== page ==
the administration for making it as memorable as possible. I would also like to thank my teachers, family, friends and coaches for helping me get where I am today. Throughout the years I’ve learned so much about myself. I’ve struggled but persevered and realized the importance of hard work and dedication. Overcoming adversity is something that everyone will experience, and I’ve learned the best way to handle it is to give your all in everything you do. This applies to every aspect of life, whether its school, sports, work, or even a pandemic. In order to accomplish your goals in life you need to be willing to put in the work. Your achievements can be determined by the amount of effort you put in and the perseverance you hold. Make the most of the time you have and don’t wish it away. It goes by faster than you’d ever believe. This has been a year filled with stress, heartache, and anger. Yet, we still hope for the future. We have hope for a better future that we can positively contribute to. A future without institutionalized racism, with technology to successfully combat the next virus and a future where we will be able to freely pursue our dreams, goals, and happiness. Thank you all for coming and supporting our class throughout the years.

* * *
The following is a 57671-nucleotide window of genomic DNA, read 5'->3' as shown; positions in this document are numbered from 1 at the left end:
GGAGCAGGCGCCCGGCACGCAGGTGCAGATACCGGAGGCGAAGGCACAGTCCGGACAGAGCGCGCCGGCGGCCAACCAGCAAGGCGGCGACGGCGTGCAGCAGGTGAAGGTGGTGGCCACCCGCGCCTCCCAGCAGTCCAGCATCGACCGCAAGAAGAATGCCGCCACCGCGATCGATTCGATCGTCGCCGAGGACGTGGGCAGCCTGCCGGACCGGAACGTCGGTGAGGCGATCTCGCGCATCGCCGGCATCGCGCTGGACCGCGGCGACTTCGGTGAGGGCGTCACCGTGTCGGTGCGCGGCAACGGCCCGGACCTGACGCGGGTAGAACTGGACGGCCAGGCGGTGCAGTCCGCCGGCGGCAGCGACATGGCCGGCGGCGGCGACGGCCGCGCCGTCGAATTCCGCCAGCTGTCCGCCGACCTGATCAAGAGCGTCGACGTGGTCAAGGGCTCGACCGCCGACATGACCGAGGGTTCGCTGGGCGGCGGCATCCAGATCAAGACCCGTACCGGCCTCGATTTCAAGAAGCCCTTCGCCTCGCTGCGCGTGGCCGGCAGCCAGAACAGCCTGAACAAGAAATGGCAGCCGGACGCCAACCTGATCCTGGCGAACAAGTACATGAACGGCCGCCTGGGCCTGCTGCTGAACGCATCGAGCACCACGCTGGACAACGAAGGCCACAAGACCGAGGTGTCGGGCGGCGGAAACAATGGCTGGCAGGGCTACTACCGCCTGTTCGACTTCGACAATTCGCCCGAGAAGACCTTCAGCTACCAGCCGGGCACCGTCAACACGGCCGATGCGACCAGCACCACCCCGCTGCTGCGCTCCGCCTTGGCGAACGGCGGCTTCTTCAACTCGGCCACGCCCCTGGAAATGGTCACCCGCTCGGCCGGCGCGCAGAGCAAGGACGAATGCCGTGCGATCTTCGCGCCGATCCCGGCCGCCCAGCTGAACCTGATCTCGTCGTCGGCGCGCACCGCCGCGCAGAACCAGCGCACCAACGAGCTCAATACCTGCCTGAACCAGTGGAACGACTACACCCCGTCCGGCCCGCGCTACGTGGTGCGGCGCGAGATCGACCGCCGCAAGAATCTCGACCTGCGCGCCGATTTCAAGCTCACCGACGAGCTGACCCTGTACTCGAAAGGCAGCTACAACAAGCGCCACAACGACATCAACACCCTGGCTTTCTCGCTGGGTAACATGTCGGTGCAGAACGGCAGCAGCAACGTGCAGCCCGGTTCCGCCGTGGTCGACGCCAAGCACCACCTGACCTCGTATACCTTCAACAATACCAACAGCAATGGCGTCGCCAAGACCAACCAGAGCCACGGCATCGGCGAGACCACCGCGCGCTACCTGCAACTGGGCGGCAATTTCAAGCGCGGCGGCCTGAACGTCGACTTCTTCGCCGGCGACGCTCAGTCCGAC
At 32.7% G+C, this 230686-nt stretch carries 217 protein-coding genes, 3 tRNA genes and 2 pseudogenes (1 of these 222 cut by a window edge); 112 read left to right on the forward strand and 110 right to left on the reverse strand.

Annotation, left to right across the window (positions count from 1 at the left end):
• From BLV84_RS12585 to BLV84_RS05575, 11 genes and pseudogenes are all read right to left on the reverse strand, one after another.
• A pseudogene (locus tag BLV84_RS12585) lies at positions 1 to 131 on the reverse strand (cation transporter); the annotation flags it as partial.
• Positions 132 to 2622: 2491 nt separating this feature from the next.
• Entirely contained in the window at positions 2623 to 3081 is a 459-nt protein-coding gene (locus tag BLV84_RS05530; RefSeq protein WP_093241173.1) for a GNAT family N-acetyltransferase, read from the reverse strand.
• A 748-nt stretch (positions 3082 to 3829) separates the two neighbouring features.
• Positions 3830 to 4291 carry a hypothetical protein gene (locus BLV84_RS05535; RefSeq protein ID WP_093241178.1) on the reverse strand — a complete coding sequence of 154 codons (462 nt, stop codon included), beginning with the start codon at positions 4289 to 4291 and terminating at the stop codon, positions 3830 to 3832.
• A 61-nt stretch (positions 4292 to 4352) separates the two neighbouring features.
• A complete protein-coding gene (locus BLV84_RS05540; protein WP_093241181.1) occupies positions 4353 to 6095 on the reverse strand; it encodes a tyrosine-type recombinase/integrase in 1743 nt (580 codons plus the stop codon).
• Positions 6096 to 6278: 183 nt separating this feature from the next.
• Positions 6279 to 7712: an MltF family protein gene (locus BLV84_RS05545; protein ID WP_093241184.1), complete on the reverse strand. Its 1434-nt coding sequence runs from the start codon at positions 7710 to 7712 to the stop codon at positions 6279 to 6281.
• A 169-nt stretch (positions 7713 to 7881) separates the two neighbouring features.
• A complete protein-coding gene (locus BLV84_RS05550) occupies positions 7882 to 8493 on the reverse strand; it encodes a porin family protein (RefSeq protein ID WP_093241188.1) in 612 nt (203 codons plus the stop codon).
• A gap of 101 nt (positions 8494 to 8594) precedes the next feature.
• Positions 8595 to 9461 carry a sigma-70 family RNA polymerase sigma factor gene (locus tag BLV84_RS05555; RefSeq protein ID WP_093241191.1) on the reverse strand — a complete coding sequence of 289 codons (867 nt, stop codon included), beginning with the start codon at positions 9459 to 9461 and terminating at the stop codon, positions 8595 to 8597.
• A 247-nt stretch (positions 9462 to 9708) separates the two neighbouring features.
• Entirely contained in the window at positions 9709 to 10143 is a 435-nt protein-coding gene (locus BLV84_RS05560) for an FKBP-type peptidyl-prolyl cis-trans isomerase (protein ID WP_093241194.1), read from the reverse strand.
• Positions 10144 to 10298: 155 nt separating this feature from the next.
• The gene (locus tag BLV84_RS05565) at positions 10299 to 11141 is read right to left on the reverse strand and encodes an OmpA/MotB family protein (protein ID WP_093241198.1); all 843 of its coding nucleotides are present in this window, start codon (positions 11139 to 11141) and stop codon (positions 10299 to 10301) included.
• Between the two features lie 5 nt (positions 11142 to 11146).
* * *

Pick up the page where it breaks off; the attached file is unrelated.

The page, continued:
Brianna Whybark, co-valedictorian GPA: 4.0 Also graduating with an associate of arts degree from Wenatchee Valley College through the Running Start program. Best academic subject: biology Next up: Pursuing her doctoral degree in pharmacy at WSU over the next seven years. Then move to a small town to be a pharmacist. She loves Grand Coulee and would love to be able to come back. Most important thing she’s learned, academics aside: “Cooperation is key.” Experience in ASB has taught her that working with diverse groups of interests is essential. On the current protests: Although she tries to stay out of politics, she supports change. “Change is a natural thing, and I just want us to get to that change in a peaceful manner.” Parents: Warren and Nevada Whybark, Electric City